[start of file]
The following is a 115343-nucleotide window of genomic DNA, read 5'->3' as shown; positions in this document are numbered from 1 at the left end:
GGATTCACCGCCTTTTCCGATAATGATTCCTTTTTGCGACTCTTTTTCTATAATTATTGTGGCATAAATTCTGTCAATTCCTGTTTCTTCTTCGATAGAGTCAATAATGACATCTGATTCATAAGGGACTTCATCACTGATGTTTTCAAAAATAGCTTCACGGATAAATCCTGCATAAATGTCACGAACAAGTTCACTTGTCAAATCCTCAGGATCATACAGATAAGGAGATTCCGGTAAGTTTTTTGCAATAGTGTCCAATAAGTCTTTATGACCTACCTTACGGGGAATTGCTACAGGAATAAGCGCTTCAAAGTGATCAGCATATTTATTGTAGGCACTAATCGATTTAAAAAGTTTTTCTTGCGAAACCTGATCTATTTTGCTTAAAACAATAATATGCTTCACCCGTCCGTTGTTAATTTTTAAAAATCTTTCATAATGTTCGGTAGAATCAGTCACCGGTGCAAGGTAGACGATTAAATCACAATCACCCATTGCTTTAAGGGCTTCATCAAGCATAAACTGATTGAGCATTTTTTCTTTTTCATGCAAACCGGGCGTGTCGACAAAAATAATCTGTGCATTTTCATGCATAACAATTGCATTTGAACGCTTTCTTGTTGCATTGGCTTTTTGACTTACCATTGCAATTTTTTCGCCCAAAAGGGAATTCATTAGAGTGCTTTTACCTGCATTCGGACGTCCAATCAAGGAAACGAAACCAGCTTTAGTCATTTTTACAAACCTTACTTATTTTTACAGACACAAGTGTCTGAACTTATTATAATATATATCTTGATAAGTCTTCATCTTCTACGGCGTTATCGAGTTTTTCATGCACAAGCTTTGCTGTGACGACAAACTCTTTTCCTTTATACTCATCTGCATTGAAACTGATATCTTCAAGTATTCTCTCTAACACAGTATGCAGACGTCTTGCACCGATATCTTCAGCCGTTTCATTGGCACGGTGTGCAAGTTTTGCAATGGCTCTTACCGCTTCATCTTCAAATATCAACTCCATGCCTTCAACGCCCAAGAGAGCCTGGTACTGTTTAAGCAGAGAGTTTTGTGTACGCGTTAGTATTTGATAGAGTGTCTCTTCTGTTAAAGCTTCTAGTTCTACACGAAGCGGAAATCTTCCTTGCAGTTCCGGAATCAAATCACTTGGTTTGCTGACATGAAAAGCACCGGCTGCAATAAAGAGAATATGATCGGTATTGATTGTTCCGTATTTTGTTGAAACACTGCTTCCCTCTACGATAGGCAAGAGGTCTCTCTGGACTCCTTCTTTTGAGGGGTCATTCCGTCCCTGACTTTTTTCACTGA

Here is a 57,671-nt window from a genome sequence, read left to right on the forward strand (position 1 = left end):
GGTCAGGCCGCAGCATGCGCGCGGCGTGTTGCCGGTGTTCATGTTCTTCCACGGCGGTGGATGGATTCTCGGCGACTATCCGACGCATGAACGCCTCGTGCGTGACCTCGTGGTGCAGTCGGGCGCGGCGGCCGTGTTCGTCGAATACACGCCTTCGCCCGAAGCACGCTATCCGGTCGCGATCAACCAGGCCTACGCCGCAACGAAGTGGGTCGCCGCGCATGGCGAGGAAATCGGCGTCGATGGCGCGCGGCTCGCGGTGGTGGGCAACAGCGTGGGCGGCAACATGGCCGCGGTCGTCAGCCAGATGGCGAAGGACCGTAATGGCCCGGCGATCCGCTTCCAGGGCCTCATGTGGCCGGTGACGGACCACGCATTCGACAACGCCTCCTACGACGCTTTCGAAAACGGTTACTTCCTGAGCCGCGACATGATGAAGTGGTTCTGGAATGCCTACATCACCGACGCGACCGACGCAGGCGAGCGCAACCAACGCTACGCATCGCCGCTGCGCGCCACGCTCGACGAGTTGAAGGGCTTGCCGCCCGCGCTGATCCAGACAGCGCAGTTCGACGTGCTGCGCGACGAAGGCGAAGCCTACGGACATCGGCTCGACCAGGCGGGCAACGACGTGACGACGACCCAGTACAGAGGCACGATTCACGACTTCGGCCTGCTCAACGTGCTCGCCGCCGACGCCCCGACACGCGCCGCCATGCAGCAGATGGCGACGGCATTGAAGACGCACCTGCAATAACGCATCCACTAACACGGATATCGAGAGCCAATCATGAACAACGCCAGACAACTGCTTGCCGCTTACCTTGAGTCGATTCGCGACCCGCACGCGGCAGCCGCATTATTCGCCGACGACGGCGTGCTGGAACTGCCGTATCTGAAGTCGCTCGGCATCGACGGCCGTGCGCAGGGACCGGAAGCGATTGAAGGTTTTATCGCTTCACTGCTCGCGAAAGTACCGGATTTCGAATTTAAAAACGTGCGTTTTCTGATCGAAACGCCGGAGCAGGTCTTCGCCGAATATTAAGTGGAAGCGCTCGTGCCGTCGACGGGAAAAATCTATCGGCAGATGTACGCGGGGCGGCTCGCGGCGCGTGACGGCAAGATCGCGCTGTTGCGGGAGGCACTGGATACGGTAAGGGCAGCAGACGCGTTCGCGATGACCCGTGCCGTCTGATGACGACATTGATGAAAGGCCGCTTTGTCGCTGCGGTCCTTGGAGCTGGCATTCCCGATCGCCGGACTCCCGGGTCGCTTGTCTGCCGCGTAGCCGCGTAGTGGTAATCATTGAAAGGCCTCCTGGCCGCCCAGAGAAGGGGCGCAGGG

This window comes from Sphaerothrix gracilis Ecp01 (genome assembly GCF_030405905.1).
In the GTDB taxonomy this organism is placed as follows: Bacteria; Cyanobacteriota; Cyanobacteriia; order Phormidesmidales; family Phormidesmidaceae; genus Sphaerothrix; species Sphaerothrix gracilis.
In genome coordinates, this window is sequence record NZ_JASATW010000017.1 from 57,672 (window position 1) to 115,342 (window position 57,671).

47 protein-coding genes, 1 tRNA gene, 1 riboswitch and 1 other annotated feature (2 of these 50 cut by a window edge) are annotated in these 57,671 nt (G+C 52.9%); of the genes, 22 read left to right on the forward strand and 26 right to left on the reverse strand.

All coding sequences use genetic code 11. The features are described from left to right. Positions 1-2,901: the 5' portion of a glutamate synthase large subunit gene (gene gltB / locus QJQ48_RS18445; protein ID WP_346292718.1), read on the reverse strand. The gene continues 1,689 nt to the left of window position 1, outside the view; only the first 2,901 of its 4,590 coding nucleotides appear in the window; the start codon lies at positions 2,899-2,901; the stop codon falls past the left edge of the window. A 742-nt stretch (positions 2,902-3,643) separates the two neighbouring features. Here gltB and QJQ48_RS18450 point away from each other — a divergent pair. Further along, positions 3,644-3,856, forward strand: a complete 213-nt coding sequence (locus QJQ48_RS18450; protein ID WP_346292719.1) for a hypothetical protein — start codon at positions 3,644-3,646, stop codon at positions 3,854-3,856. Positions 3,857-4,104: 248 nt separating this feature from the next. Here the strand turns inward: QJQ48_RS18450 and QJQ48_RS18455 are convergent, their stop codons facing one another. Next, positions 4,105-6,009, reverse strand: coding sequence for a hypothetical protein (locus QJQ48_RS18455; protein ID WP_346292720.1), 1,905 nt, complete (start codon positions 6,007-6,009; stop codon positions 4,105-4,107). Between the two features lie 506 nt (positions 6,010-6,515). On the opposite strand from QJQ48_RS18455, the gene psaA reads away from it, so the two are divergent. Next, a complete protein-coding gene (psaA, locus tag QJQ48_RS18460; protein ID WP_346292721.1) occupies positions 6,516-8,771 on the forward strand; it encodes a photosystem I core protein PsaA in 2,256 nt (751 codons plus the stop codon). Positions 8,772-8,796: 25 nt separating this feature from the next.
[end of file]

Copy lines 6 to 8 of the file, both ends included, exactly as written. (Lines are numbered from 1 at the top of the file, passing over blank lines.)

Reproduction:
In the GTDB taxonomy this organism is placed as follows: Bacteria; Cyanobacteriota; Cyanobacteriia; order Phormidesmidales; family Phormidesmidaceae; genus Sphaerothrix; species Sphaerothrix gracilis.
In genome coordinates, this window is sequence record NZ_JASATW010000017.1 from 57,672 (window position 1) to 115,342 (window position 57,671).

47 protein-coding genes, 1 tRNA gene, 1 riboswitch and 1 other annotated feature (2 of these 50 cut by a window edge) are annotated in these 57,671 nt (G+C 52.9%); of the genes, 22 read left to right on the forward strand and 26 right to left on the reverse strand.